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Batman: The Animated Series

Robin in “Batman: The Animated Series”

Robin in “Batman: The Animated Series”

As Described in “Batman: Animated” by Chipp Kidd and Paul Dini:

In 1992, the birth of Warner Bros. “Batman: The Animated Series” changed the Batman Universe forever. The dynamic series spawned a new technique in animation using black backgrounds that would eventually be dubbed “Dark Deco.” Dark Deco gave every scene within Gotham an extraordinary look, redefining the image of the city. The series also revamped the classic characters, casting a unique perspective on their origins and personalities. The series included all the popular characters and even created some new ones.

The most significant change was the transformation of the Dick Grayson/Robin character in the “new” 90’s costume, resulting in a hipper more adult representation which the character has never seen. The Batman character continued to embody the dark image fans have come to love while maintaining the heroic qualities identified with the character.

Grayson was born into a circus family. As part of the Flying Graysons, he excelled even as a child at all forms of acrobatics. When his parents were murdered by a gangster trying to extort money from the circus, Dick was adopted by Bruce Wayne. Having lost his own parents to crime, Wayne felt a kinship with the young orphan and trained him to be his assistant and partner, Robin. Robin enjoys the thrill of crime fighting, but Batman sometimes has to restrain him from charging into action without considering every deductive angle first. This is indicative of their relationship as Bruce Wayne and Dick Grayson as well.

Although Dick lost his parents to crime, he is not driven by the same demons as Batman. Batman uses the Bruce Wayne persona as a mask, but Dick Grayson and Robin are pretty much the same young man. In rethinking Robin for the animated series, it was our intention that Dick Grayson would be older than the traditional depictions of his character, about twenty, and operating on his own as a solo crime fighter. We resisted the idea of making the Boy Wonder Batman’s constant sidekick because we felt having him around all the time would diminish Batman’s role as a brooding, solitary hero. Yet we recognized Robin’s important role in Batman’s world, and tried to make a special event out of each of his rare early appearances. The two-part episode “Robin’s Reckoning,” apart from winning the Emmy Award for outstanding animated prime time program in 1993, still stands as one of the series’ shining moments.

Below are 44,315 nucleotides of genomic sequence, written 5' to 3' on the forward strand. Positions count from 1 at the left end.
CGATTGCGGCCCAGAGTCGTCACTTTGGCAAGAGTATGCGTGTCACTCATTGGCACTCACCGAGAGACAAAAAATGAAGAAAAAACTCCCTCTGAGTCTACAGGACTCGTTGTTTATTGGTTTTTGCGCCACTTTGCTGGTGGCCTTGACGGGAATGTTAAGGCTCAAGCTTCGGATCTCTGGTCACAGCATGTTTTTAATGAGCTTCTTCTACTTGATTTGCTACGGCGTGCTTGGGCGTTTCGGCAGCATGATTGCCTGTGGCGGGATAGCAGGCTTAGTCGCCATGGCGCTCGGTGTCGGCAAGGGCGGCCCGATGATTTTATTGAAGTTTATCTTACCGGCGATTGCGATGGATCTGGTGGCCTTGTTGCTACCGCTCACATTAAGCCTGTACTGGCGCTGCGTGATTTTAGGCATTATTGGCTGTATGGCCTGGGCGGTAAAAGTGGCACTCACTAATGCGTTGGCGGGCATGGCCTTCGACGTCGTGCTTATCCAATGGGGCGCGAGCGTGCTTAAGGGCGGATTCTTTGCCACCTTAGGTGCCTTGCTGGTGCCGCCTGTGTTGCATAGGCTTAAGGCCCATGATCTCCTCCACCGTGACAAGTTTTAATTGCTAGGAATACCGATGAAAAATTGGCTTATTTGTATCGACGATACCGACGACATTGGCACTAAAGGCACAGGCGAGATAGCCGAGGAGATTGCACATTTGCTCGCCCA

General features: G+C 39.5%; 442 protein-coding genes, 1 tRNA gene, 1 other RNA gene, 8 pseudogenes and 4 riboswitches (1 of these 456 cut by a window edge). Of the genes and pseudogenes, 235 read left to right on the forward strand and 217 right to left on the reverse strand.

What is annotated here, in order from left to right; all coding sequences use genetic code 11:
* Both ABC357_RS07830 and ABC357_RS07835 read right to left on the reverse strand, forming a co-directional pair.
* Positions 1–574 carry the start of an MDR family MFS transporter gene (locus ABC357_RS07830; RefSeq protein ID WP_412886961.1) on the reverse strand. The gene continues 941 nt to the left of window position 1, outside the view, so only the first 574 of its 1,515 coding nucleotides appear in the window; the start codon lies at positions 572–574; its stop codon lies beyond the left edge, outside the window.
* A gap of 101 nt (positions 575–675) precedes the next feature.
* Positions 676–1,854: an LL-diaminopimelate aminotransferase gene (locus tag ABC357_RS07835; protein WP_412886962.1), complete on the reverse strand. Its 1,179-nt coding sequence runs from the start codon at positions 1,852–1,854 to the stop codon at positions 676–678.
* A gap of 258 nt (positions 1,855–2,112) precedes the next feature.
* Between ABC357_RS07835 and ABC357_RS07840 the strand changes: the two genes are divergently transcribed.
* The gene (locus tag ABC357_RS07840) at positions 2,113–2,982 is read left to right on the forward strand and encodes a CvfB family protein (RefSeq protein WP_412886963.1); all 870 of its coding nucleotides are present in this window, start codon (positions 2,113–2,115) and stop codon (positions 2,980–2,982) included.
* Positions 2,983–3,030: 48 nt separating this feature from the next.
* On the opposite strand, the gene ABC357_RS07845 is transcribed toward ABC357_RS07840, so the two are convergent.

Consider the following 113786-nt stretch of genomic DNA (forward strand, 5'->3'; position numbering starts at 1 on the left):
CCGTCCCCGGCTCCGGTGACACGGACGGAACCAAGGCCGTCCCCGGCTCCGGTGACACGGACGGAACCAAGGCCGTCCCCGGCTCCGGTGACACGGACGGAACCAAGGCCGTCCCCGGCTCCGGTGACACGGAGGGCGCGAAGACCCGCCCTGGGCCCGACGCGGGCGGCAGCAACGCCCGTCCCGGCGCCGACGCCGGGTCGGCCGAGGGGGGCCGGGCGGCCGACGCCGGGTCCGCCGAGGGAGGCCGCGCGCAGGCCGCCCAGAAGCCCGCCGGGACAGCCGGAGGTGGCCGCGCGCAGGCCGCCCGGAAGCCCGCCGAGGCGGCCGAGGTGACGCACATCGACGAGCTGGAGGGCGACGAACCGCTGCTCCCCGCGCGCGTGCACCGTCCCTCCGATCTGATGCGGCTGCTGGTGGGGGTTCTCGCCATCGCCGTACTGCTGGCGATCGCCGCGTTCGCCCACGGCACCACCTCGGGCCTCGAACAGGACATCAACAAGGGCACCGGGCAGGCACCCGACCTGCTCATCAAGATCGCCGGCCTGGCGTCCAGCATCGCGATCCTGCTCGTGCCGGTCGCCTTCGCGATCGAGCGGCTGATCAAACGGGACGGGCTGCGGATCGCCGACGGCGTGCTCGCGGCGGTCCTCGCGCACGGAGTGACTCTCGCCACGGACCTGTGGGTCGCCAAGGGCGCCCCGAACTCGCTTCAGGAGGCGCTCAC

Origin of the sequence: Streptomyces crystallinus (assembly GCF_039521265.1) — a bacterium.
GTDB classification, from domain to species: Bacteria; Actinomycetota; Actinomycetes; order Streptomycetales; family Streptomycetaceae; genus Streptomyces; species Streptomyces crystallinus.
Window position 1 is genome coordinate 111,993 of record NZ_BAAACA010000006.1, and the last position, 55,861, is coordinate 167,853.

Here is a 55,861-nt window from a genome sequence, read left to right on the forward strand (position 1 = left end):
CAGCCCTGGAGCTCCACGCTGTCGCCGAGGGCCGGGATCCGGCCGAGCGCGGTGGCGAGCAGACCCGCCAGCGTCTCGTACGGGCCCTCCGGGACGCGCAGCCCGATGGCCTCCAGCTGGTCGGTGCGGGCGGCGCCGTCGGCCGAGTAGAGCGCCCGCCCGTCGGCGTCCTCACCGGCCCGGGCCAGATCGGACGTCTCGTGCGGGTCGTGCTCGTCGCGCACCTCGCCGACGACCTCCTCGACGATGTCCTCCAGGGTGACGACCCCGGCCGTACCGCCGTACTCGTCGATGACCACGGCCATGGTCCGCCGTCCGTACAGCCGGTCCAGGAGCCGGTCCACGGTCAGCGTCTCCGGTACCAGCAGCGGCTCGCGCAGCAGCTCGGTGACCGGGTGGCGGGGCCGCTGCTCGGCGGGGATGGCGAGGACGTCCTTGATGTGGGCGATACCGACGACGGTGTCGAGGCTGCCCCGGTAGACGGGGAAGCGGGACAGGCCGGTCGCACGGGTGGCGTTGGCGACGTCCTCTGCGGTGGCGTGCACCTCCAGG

A scene from “Robin’s Reckoning”

Robin, The Character

From the Official WB Batman: The Animated Series Website:

Bound together by the tragedy they share, Bruce Wayne and Dick Grayson’s lives are distinctly similar. As part of the traveling circus’s high wire act “The Flying Graysons,” Dick Grayson witnessed his parents’ death while they performed at the Haley Circus. A two bit extortionist, Tony Zucco, cut the wire to gain kickbacks from the circus owner. Bruce Wayne, who was in the audience, felt an instant connection to the boy and took him in.

Shortly thereafter, Grayson became the ward of Bruce Wayne. Wayne provided him with a home, solid financial support and taught him new skills, adding to his tremendous gymnastic abilites. Eventually, Bruce Wayne allowed Grayson access to his most private world as his partner, Robin.

Dick Grayson attends Gotham State University causing him to spend less time as his alter ego. But thanks to semester breaks, Dick returns to Wayne Manor where he dons his famed red and green costume whenever the need arises.

A scene from “Batgirl Returns”

The Adventures of Batman and Robin

As Described in “Batman: Animated” by Chipp Kidd and Paul Dini: